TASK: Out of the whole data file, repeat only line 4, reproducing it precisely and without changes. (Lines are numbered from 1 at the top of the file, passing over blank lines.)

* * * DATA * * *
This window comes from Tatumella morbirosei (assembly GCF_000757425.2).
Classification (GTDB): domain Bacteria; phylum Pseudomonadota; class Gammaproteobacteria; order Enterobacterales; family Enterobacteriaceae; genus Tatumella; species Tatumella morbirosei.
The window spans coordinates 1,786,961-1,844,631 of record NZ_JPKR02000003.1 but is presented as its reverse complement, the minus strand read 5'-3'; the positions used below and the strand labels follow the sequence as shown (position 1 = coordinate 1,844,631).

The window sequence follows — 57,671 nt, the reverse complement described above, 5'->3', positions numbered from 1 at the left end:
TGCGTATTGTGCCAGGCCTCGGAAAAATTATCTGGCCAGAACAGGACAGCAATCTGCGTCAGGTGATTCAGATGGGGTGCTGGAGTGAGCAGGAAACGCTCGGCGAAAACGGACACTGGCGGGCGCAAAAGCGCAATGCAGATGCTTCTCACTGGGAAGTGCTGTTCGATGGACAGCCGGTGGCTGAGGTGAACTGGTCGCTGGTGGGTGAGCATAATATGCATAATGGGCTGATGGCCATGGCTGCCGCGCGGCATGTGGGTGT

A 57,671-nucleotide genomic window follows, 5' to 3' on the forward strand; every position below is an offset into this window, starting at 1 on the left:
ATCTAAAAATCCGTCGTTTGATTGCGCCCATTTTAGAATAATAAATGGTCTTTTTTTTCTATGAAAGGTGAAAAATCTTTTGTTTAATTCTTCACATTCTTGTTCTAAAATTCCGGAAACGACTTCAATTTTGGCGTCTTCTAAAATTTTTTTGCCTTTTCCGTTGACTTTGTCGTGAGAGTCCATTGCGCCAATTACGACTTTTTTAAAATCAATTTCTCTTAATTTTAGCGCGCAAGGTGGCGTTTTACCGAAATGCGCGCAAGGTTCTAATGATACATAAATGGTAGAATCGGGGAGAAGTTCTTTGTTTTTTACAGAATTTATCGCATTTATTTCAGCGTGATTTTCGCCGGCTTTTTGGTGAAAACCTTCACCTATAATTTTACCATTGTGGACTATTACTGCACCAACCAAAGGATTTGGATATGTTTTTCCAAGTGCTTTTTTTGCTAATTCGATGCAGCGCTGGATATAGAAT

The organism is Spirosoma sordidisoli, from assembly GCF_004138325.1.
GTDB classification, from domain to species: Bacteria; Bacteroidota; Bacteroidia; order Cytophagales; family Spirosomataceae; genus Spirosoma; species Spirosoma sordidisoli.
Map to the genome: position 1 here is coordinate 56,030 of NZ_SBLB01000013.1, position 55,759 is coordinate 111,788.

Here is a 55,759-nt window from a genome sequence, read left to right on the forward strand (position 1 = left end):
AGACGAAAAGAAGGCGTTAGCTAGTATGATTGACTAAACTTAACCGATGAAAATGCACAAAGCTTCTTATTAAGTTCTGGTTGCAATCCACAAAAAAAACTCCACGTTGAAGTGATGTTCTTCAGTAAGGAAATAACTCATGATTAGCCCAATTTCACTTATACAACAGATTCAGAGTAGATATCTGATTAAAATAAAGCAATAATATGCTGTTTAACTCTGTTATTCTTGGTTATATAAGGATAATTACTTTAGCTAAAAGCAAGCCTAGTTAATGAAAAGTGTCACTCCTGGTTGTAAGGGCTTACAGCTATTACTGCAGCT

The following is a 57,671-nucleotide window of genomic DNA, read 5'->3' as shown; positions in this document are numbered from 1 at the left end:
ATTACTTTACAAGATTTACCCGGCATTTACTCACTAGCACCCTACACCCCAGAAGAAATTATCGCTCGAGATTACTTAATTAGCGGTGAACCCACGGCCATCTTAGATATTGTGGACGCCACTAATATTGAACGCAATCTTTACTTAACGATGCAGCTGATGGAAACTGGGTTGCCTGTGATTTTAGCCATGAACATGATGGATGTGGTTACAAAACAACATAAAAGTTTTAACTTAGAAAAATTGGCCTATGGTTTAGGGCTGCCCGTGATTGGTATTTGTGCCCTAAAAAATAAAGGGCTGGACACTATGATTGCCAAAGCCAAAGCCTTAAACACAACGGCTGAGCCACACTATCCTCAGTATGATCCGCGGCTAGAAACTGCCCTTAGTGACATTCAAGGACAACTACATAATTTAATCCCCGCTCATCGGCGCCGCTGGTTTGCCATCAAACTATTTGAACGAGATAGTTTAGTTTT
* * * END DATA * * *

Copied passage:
The window sequence follows — 57,671 nt, the reverse complement described above, 5'->3', positions numbered from 1 at the left end: